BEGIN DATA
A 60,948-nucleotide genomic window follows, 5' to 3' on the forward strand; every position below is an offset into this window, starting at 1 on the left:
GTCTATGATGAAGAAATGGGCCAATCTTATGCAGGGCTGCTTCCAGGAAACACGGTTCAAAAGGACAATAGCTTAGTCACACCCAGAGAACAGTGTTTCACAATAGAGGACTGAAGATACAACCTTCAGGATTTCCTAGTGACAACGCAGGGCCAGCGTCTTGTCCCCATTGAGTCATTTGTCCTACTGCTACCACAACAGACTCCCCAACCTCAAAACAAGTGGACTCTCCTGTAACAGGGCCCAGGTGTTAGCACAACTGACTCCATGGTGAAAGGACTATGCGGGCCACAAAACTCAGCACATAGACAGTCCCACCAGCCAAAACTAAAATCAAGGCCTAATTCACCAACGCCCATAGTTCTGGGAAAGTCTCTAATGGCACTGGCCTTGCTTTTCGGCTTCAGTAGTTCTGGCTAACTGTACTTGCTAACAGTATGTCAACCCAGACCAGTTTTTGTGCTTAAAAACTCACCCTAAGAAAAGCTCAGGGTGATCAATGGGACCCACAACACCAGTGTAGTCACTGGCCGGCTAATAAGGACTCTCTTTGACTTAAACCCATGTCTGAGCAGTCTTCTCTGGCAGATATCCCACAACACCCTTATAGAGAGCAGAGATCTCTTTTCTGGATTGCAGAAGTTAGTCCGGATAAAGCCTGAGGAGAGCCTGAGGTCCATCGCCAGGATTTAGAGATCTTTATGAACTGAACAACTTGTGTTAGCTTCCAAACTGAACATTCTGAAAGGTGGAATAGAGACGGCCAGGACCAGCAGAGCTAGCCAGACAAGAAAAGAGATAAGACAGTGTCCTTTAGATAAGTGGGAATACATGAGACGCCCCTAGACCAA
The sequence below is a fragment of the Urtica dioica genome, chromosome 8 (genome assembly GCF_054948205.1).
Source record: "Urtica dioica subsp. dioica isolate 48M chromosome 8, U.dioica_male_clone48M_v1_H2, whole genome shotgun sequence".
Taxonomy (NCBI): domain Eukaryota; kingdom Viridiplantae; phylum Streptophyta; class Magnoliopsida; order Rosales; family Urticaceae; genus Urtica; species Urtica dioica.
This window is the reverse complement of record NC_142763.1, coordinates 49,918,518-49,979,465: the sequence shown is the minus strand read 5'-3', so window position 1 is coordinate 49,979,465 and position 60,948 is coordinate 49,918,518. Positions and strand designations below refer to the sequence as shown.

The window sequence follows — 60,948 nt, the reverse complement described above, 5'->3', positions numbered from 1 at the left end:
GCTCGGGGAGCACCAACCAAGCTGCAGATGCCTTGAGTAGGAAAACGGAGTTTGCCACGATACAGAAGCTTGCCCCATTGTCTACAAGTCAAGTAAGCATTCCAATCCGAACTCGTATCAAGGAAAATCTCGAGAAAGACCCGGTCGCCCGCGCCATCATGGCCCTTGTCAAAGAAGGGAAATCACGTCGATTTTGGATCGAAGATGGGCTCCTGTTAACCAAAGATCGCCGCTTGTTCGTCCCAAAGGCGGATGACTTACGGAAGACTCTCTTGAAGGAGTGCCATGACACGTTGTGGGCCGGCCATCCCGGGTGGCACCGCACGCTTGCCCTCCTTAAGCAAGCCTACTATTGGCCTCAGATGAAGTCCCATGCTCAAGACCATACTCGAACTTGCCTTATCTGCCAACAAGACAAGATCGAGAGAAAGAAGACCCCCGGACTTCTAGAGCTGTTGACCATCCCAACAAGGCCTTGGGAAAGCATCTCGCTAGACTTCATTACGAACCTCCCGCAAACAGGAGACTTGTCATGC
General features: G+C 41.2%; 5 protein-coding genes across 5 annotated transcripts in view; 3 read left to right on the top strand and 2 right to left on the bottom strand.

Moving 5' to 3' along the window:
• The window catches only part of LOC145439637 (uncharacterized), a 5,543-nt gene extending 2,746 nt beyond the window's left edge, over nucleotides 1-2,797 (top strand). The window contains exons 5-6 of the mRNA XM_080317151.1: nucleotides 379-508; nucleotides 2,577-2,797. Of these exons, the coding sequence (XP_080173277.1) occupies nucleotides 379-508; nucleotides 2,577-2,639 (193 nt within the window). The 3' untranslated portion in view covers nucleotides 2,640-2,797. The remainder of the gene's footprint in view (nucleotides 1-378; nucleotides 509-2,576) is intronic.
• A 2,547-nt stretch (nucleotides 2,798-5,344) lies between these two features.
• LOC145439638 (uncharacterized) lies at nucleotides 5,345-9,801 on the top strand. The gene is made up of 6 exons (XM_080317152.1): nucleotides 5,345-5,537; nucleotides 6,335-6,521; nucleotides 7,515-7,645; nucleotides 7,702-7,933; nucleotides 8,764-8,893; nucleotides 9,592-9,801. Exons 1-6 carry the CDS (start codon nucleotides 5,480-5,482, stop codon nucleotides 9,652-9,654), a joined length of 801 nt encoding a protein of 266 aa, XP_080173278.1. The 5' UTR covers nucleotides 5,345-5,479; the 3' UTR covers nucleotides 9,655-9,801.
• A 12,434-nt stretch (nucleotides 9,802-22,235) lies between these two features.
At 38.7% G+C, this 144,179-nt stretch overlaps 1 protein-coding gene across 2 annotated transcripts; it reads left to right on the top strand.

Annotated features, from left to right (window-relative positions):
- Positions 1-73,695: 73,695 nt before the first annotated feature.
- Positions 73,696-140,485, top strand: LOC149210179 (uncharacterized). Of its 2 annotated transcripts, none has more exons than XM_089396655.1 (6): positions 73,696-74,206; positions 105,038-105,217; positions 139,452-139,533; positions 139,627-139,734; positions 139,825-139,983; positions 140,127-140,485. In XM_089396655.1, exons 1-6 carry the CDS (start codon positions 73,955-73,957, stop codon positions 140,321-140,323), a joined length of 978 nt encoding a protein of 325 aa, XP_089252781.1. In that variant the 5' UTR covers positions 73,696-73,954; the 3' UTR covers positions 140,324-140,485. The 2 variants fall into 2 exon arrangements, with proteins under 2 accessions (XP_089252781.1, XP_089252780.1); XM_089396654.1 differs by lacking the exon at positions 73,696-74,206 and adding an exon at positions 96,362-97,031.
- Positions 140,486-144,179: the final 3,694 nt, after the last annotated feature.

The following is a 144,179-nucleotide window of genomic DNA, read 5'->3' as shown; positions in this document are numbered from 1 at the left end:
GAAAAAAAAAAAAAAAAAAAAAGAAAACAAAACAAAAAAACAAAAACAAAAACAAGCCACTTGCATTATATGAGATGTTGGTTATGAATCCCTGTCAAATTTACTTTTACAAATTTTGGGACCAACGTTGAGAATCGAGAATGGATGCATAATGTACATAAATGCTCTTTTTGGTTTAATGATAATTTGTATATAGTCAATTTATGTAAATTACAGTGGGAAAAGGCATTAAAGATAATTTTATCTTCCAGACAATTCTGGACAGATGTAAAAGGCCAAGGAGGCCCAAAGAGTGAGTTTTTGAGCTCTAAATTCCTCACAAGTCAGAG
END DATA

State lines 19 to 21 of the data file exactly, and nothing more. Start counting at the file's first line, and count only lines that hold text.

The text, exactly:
- Positions 140,486-144,179: the final 3,694 nt, after the last annotated feature.

The following is a 144,179-nucleotide window of genomic DNA, read 5'->3' as shown; positions in this document are numbered from 1 at the left end:
GAAAAAAAAAAAAAAAAAAAAAGAAAACAAAACAAAAAAACAAAAACAAAAACAAGCCACTTGCATTATATGAGATGTTGGTTATGAATCCCTGTCAAATTTACTTTTACAAATTTTGGGACCAACGTTGAGAATCGAGAATGGATGCATAATGTACATAAATGCTCTTTTTGGTTTAATGATAATTTGTATATAGTCAATTTATGTAAATTACAGTGGGAAAAGGCATTAAAGATAATTTTATCTTCCAGACAATTCTGGACAGATGTAAAAGGCCAAGGAGGCCCAAAGAGTGAGTTTTTGAGCTCTAAATTCCTCACAAGTCAGAG